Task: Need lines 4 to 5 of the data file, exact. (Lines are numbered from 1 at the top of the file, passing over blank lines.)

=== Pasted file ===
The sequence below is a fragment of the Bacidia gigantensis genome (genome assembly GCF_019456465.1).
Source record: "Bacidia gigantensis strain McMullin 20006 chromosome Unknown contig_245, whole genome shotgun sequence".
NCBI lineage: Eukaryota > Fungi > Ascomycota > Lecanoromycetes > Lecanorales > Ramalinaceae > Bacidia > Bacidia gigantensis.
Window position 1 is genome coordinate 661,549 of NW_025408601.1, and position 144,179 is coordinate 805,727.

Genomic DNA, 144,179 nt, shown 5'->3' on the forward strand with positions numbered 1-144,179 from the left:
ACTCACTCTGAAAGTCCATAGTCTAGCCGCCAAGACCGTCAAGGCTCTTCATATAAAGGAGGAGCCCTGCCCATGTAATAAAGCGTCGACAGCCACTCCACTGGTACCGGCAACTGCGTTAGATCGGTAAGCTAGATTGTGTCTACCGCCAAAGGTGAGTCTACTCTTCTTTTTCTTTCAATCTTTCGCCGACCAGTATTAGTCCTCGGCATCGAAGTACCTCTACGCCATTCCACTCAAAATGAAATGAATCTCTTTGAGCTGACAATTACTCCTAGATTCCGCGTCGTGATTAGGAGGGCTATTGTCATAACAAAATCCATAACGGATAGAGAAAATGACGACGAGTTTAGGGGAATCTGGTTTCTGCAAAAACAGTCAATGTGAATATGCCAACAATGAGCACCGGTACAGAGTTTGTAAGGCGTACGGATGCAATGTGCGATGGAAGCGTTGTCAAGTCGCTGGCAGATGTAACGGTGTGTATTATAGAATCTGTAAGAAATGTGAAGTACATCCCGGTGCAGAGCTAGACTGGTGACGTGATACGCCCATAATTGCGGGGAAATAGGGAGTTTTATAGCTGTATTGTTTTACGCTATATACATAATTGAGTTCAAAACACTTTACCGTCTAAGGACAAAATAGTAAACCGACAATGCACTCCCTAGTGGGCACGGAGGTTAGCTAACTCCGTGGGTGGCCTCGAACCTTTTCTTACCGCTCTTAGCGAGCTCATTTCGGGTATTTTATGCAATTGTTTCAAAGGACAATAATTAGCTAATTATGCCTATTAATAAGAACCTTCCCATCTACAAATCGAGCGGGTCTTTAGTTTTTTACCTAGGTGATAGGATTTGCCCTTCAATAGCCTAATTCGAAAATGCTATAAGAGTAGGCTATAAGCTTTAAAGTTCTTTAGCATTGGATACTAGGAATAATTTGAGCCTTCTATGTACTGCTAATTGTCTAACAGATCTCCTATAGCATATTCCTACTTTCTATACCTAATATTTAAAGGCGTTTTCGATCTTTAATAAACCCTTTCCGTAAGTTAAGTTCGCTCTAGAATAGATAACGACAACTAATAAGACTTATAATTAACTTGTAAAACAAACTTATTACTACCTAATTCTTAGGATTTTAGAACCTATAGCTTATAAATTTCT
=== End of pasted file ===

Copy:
Window position 1 is genome coordinate 661,549 of NW_025408601.1, and position 144,179 is coordinate 805,727.

Genomic DNA, 144,179 nt, shown 5'->3' on the forward strand with positions numbered 1-144,179 from the left: